One type of intercurrent illness, occult infection of old, nonfunctioning arteriovenous grafts, merits particular discussion. Ayus and Sheikh-Hamad [24] have found that such infections are common and may be difficult to diagnose clinically. Nassar et al. [25] found that these infections have a substantial effect of blunting the effectiveness of ESA treatment. Importantly, removal of the infected graft may result in significantly improved Hb levels [25]. The difficulty of these infections is illustrated by a recent patient treated by our research program. The response to the ESA, CERA, declined for 2 months in parallel to a profound increase in the C-reactive protein level. The level of Hb during this period declined from 11.9 to 9.2 g/dl. Concern for the possibility of infection led to careful physical examination, which revealed no source. Ultimately the patient was found to have an occult graft infection. It is useful to note that elevated C-reactive protein levels may be a harbinger of inflammation and occult infection in patients on dialysis [26].

When a patient has Hb that is persistently <11 g/dl, despite an adequate dose of ESA, causes for anemia other than erythropoietin deficiency should be considered. The evaluation should begin with history and physical examination, and review of red cell indices, haptoglobin, vitamin Bi2 and folic acid levels. Careful evaluation for occult infection or other causes of persistent inflammation should be conducted. Fecal occult blood testing should be performed to exclude the possibility of gastrointestinal blood loss. If clinical evaluation does not reveal the cause of refractory anemia then bone marrow examination should be considered.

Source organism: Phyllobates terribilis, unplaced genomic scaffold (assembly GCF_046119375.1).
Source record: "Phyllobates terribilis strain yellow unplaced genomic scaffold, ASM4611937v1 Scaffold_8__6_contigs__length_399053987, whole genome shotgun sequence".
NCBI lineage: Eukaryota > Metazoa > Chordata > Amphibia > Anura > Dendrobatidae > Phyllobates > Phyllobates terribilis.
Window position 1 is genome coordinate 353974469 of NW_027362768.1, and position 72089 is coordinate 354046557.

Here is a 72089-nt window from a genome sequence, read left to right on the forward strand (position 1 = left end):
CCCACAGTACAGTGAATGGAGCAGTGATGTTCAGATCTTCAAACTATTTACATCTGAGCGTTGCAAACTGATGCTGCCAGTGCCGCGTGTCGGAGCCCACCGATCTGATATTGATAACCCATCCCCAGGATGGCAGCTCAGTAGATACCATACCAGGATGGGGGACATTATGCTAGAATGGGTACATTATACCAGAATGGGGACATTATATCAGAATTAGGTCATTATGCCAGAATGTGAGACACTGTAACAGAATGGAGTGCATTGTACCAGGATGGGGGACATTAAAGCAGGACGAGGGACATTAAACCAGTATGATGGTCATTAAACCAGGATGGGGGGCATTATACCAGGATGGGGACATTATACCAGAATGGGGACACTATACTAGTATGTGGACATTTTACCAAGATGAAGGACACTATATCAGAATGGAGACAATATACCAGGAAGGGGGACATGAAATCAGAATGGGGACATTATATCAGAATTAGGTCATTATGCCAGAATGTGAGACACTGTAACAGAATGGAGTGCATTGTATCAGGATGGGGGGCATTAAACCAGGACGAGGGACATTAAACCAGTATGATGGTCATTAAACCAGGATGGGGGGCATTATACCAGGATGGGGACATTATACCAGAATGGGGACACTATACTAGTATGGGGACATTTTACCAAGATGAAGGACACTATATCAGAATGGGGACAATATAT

Maintenance of Hb within the target range involves not only achieving Hb >11 g/dl, but avoiding excessive periods of time with Hb >13 g/dl as well. As discussed above, this is based on studies that have indicated the possibility of harm with intention to treat to higher levels of Hb [2, 3]. Our understanding of the potential harm of higher levels of Hb is rudimentary and inconclusive at present. Further analysis and research are necessary to better understand the scope of the relationship and the underlying biology. At present, the NKF recommendation that there is insufficient evidence to recommend routinely maintaining Hb levels >13.0 g/dl seems to be appropriate.